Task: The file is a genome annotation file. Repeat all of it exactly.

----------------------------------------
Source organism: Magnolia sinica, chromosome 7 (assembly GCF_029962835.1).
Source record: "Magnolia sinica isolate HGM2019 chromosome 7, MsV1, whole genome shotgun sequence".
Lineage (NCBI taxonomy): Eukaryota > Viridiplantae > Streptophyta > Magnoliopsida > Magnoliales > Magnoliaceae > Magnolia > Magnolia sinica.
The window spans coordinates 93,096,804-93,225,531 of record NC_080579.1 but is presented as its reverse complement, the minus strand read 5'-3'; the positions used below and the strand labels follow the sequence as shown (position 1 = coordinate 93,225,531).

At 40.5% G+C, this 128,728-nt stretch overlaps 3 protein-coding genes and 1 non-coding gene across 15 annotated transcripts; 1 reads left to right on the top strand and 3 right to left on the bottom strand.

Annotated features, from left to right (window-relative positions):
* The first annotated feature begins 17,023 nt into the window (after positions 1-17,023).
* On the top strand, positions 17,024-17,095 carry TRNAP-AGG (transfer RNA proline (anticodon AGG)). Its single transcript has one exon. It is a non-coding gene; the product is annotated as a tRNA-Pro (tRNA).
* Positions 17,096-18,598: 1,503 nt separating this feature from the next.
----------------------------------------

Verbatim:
Source organism: Magnolia sinica, chromosome 7 (assembly GCF_029962835.1).
Source record: "Magnolia sinica isolate HGM2019 chromosome 7, MsV1, whole genome shotgun sequence".
Lineage (NCBI taxonomy): Eukaryota > Viridiplantae > Streptophyta > Magnoliopsida > Magnoliales > Magnoliaceae > Magnolia > Magnolia sinica.
The window spans coordinates 93,096,804-93,225,531 of record NC_080579.1 but is presented as its reverse complement, the minus strand read 5'-3'; the positions used below and the strand labels follow the sequence as shown (position 1 = coordinate 93,225,531).

At 40.5% G+C, this 128,728-nt stretch overlaps 3 protein-coding genes and 1 non-coding gene across 15 annotated transcripts; 1 reads left to right on the top strand and 3 right to left on the bottom strand.

Annotated features, from left to right (window-relative positions):
* The first annotated feature begins 17,023 nt into the window (after positions 1-17,023).
* On the top strand, positions 17,024-17,095 carry TRNAP-AGG (transfer RNA proline (anticodon AGG)). Its single transcript has one exon. It is a non-coding gene; the product is annotated as a tRNA-Pro (tRNA).
* Positions 17,096-18,598: 1,503 nt separating this feature from the next.